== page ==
Their furniture, he added, is being sold in Maseru and Ladybrand in South Africa, and feedback from the customers has been encouraging.
In addition to the furniture business, the partners are also into the car-wash and car polish sale business, and of-course, the food outlet.
Asked if he sees himself as contributing towards a cleaner environment through the use of material that could be lying around, in their products, Mr Mapota beamed with pride.
“We all know used tyres are burnt everywhere for different reasons, polluting our environment in the process. So we strongly see ourselves as a major player in ensuring that our environment is clear and the air we breathe is not polluted,” Mr Mapota said.
“Maseru City Council has already given us space to advertise our products free of charge after municipal officials saw our merchandise and appreciated the contribution we are making towards a clean environment. We are honoured to be making a living out of a business venture which is also contributing to a bigger picture in this country.”
However, the two business partners are worried about the future.
“Our biggest challenge is as the business grows and orders pour in, getting tyres is slowly becoming a nightmare because guys spinning cars always beat us to them. They put the tyres around their spinning area in Masianokeng,” he said.
“We are further competing with people making bricks (setene sa mangopeng) as they use the tyres to burn their products and make them stronger. And because they are not particular with the quality, they take everything that comes their way.”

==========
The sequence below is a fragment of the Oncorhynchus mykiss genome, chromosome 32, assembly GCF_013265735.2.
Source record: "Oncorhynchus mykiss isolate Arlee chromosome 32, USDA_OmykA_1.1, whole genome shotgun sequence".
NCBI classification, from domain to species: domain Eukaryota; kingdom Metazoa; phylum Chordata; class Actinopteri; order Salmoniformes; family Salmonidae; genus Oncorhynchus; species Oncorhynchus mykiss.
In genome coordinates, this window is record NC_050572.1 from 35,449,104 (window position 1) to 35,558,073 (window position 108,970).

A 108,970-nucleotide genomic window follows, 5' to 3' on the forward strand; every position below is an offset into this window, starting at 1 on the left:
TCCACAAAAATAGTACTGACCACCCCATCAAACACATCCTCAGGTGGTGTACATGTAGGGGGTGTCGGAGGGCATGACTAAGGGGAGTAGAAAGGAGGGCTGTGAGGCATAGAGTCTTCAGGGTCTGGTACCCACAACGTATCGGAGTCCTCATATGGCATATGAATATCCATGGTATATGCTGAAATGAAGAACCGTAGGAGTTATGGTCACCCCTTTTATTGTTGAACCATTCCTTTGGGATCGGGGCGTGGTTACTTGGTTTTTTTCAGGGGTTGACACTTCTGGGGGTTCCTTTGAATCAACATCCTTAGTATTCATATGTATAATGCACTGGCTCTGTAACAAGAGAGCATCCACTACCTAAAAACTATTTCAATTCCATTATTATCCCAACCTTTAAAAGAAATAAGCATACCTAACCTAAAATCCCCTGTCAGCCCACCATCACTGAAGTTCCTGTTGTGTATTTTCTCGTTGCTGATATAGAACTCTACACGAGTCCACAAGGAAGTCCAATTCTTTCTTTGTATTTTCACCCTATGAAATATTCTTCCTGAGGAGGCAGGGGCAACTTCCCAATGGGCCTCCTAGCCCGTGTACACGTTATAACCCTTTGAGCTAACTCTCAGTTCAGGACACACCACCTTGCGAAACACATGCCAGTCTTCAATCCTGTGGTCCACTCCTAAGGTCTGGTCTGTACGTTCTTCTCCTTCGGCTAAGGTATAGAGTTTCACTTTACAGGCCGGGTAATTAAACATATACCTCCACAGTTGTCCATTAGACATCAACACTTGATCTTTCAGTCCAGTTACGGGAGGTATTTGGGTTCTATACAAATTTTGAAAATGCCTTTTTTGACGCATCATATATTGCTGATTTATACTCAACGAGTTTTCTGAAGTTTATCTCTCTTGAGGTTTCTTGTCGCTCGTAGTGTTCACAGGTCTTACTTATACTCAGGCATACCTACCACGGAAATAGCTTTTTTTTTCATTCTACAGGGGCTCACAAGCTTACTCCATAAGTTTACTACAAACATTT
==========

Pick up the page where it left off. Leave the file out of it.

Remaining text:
He further said some conmen were targeting their potential customers and tarnishing their image through shoddy work.
“A very angry man once came here complaining that we had sold him a very poor quality product. After calming him down, he soon realised that the person who had made the furniture for him was not us, but someone pretending to be us.
“Not only did this alert us of such fraudsters, it also made us realise that we would soon have serious competition. This also showed us that we needed to be on our toes and never rest on our laurels.”
Mr Mapota urged fellow youths to use the internet wisely and not devious purposes.
“The time has come for the youth not to use the internet for mischief and entertainment only but also to research ideas.
“I am not advising them to do something which I haven’t tried. I used the internet to come up with these beautiful designs and there are more ideas on the net they could still take up and make a life for themselves.”
Mr Mapota spoke of how he also enhanced his car polish sale initiative when he was still a student at Lerotholi Polytechnic.
“Like I said, I was using a motorbike I had had bought from my Manpower savings, to deliver the products.
“However, I knew selling polish wasn’t enough to make the kind of money I wanted, so I had to come up with ideas on how I could attract clients. Because of my Electrical Engineering qualification, I can maintain and repair broken hoovers, which are the basic equipment for any car-wash business.
“For every business that buys polish from me, I repair all their broken hoovers free of charge. All they need to do is pay for my transport and material I would use. This has set me apart from fellow polish suppliers, and enhanced my business.”
However, Mr Mapota said he still finds it difficult to convince his mother that he does not need to be formally employed.
“Although I don’t see myself being employed, my mother isn’t very happy with what I am doing at the moment. She feels this is not good enough for me but I am working extra hard to prove to her that being my own boss is actually a very good idea,” Mr Mapota said.
“In fact, what parents should do is encourage their children to make good money and build their own legacy through hard work.
“I want to build my own legacy now and not when I am an old man. We are different people. Some believe in being employed while I am anti-employment because of this hunger to be successful and build a lasting legacy my family will be proud of.”